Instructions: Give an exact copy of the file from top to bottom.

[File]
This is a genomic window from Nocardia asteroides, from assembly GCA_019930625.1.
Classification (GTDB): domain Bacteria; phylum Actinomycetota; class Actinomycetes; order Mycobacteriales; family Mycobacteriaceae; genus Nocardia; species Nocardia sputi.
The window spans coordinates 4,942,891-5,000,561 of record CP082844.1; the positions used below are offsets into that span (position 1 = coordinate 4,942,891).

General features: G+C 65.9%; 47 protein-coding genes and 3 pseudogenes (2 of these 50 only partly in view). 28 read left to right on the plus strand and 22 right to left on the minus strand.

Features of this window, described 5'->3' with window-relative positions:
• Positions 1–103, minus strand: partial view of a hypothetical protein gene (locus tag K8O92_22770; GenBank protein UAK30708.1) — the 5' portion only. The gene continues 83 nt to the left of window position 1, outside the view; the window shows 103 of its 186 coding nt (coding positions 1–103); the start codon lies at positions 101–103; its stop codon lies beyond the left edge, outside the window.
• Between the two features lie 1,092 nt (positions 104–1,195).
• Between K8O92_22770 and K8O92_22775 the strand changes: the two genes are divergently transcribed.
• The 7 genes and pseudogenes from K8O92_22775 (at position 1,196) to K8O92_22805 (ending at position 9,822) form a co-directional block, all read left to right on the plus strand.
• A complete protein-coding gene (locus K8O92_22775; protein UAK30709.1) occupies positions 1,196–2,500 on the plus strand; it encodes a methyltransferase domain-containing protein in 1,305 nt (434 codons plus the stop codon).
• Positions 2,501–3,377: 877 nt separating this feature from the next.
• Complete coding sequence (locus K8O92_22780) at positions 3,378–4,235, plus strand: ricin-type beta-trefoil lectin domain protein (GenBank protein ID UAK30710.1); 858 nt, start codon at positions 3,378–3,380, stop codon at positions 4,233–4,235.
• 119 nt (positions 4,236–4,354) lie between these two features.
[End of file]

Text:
This is a genomic window from Nocardia asteroides, from assembly GCA_019930625.1.
Classification (GTDB): domain Bacteria; phylum Actinomycetota; class Actinomycetes; order Mycobacteriales; family Mycobacteriaceae; genus Nocardia; species Nocardia sputi.
The window spans coordinates 4,942,891-5,000,561 of record CP082844.1; the positions used below are offsets into that span (position 1 = coordinate 4,942,891).

General features: G+C 65.9%; 47 protein-coding genes and 3 pseudogenes (2 of these 50 only partly in view). 28 read left to right on the plus strand and 22 right to left on the minus strand.

Features of this window, described 5'->3' with window-relative positions:
• Positions 1–103, minus strand: partial view of a hypothetical protein gene (locus tag K8O92_22770; GenBank protein UAK30708.1) — the 5' portion only. The gene continues 83 nt to the left of window position 1, outside the view; the window shows 103 of its 186 coding nt (coding positions 1–103); the start codon lies at positions 101–103; its stop codon lies beyond the left edge, outside the window.
• Between the two features lie 1,092 nt (positions 104–1,195).
• Between K8O92_22770 and K8O92_22775 the strand changes: the two genes are divergently transcribed.
• The 7 genes and pseudogenes from K8O92_22775 (at position 1,196) to K8O92_22805 (ending at position 9,822) form a co-directional block, all read left to right on the plus strand.
• A complete protein-coding gene (locus K8O92_22775; protein UAK30709.1) occupies positions 1,196–2,500 on the plus strand; it encodes a methyltransferase domain-containing protein in 1,305 nt (434 codons plus the stop codon).
• Positions 2,501–3,377: 877 nt separating this feature from the next.
• Complete coding sequence (locus K8O92_22780) at positions 3,378–4,235, plus strand: ricin-type beta-trefoil lectin domain protein (GenBank protein ID UAK30710.1); 858 nt, start codon at positions 3,378–3,380, stop codon at positions 4,233–4,235.
• 119 nt (positions 4,236–4,354) lie between these two features.